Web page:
NYPD Detective Richard Volpe was knee-deep in soot on 9/11, digging with buckets, shovels, his bare hands -- anything he could find -- trying to find survivors.
Volpe, 38, had worked a 4 p.m.-to-midnight tour the night before, and had had trouble sleeping.
Clicking through the morning news on TV, Volpe came upon the image of a smoldering tower.
Having participated in rescue operations during the 1993 World Trade Center attacks, he said his instincts kicked in almost immediately.
"I just got in my car and drove down there," he said to ABC News.
As he drove, Volpe did what any good cop would do. He tried to prepare himself.
"You put through in your mind, you know, different things that could happen and how you [would] react to things," he said. "So that's basically what I was doing -- trying to prepare myself."
It was a useless exercise.
"You couldn't see your hands in front of your face," he said. "The air was so dark. There was soot that was, like, up to your knees."
He said he remembered walking by St. Paul's Chapel, one of the oldest buildings in New York and where President Washington prayed after his inauguration.
The chapel is surrounded by a cemetery with tombstones that date back to the 19th century.
"You couldn't even see the tombstones in there. The debris was piled so high," Volpe said. "It looked like a war zone."
Volpe, a self-proclaimed "gym rat" who said he had worked out six days a week before the Sept. 11 attacks, said he gave it his all -- until exhaustion literally overtook him.
"I actually remember going back to my car, and a [police] lieutenant was walking around and he looked at me and said, 'Detective, are you all right?'" Volpe said. "I'm like, 'Yeah, I'm fine.'"
"I just, I couldn't remember where I parked my car. That's how confused I was from everything that was going on," he said.
He returned and continued to work at ground zero, day after day.
"After the first couple days, I was coughing up blood and every time I sneezed, blood would come out of my nose," he said.
He was given a paper mask that he said later turned out to have been fitted with the wrong filter.
From ground zero, Volpe was moved to Staten Island's Fresh Kills landfill, where the debris from the towers was being hauled.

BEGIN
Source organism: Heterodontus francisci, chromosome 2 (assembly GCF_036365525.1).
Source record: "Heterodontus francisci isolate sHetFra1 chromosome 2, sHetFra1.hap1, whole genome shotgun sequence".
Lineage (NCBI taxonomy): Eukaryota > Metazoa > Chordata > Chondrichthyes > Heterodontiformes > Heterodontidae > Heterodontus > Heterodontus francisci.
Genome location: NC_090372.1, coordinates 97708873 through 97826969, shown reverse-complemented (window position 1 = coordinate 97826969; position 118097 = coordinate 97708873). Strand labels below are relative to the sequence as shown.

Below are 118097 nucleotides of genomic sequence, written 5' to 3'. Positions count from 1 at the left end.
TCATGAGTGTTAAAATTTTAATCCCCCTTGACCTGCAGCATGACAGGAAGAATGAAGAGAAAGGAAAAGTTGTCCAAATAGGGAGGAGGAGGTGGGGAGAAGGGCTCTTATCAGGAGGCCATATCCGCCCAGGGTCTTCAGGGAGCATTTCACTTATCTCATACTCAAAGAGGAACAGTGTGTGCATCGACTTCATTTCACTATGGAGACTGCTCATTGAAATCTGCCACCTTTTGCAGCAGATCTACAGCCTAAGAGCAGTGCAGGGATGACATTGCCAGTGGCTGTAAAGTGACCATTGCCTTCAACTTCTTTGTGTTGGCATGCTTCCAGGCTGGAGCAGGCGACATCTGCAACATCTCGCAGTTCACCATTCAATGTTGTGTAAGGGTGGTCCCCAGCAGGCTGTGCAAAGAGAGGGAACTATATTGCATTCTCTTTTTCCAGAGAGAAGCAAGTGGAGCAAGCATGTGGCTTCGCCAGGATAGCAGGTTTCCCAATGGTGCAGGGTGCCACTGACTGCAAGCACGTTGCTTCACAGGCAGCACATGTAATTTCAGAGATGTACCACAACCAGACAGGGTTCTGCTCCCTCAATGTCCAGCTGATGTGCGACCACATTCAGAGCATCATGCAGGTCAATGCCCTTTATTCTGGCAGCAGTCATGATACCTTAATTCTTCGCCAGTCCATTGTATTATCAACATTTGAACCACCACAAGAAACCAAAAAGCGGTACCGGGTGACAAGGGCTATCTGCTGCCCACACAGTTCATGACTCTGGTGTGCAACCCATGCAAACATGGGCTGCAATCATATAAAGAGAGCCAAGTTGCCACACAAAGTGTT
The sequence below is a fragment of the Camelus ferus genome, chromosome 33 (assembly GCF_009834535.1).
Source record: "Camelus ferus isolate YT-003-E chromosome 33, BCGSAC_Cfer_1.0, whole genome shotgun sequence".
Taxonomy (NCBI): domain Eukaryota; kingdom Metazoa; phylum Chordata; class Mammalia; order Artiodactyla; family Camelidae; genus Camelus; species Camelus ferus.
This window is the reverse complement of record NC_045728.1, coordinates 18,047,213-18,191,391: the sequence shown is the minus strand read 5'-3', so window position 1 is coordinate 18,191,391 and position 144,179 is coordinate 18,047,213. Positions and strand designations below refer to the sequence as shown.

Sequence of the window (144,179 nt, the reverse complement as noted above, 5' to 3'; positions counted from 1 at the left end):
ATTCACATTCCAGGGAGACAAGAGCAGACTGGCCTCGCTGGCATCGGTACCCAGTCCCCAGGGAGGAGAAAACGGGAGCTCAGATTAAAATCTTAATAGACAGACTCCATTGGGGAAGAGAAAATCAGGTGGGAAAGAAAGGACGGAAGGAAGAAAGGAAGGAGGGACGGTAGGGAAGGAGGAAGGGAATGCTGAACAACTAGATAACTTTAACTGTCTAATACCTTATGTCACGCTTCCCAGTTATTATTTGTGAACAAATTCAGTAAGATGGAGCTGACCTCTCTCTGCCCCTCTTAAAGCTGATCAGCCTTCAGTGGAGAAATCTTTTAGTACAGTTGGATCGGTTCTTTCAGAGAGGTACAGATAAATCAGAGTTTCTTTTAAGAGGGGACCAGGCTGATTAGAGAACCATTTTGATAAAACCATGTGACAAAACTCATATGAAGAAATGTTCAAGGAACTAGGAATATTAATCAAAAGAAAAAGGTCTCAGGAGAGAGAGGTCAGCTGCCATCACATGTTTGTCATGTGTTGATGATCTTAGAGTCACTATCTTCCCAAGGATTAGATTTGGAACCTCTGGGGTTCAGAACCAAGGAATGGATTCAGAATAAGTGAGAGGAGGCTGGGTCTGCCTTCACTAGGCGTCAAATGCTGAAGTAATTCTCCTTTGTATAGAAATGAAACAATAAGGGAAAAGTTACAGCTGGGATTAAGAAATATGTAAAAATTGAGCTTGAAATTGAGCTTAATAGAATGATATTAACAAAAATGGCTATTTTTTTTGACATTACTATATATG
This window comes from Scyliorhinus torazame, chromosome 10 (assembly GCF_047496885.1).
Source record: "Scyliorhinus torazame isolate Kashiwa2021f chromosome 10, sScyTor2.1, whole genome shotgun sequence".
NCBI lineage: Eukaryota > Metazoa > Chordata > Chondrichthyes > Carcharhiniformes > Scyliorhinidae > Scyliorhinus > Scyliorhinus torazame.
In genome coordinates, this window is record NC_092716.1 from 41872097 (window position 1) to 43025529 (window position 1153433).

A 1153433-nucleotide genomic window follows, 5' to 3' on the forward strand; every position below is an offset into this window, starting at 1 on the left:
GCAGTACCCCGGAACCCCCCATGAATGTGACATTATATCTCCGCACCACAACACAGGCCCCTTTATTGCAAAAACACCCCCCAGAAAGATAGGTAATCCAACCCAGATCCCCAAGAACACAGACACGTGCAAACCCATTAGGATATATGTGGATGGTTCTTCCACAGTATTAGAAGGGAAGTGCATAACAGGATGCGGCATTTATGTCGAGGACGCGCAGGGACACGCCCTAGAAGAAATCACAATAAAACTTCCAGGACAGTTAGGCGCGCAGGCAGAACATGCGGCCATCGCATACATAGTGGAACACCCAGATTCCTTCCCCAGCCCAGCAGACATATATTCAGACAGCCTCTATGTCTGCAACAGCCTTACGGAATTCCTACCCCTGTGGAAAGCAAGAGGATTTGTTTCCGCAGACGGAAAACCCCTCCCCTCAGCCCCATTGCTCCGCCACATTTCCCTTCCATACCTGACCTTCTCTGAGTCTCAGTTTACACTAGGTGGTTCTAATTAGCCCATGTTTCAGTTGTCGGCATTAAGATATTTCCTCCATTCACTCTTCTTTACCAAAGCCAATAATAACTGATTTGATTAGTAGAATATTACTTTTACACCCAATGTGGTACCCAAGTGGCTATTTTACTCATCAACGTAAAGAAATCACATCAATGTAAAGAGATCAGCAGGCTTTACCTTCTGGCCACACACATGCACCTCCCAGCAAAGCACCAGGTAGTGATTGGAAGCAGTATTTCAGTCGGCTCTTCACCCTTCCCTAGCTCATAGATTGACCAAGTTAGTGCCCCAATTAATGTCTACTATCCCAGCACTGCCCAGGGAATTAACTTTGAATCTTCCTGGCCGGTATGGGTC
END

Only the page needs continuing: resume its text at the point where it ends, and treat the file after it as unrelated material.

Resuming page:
He described his haunting memories of his work there.
"Everybody would get on this bus, and you would drive up this mountain and you'd get to the top, and when you got to the top the only way I could describe it was like these three football fields, and they were all lit up with lights and stuff," he said.
"What they would do is they'd [get] like 10 [detectives] or 12 detectives, and they would assign them to each football field and what you would do is, these big grappler machines would pick up all this debris and … would spread it out in this field and then you'd walk out there with a rake or a pick or something and you'd dig through all this stuff."
"You'd have a 25-pound bucket with you and you were picking up actual human remains, throwing them in this bucket and at the end of the day you'd bring it to the FBI and drop it outside their trailer. And they'd do a DNA [test] on it and then they'd come with a big frontloader and plow all that stuff that you went through and then dump a whole bunch of other stuff."
"You'd do that for 12 hours."
Volpe participated in the recovery effort for five months. Then he went back to his work at the 41st Precinct in the Bronx.
In 2004, he began to notice that he was getting winded much more quickly than he used to.
He consulted a doctor, who told him he'd lost 53 percent of his kidney function.
He faces a future of dialysis, and with some luck, an eventual kidney transplant.
"I'm basically waiting," he said. "Today I am fine. … Tomorrow I could [have] kidney failure, and then it means dialysis until they completely fail and I need a transplant."
He said there's a five-year waiting list for a new kidney.
"There's no telling how much longer I will live."
"I actually asked an EPA [Environmental Protection Agency] guy and … he looked [to me] like he was going to the moon, dressed up," Volpe said. "And he had this meter in his hand and he's walking around with it and I went up to the guy and I said, 'What's wrong with this picture?'"
"I said, 'Look what you're wearing and look what I'm wearing. What's going on here?'" Volpe said. "And he just didn't even answer me, he just walked away."
With additional reporting by Jennifer Wlach, "Good Morning America"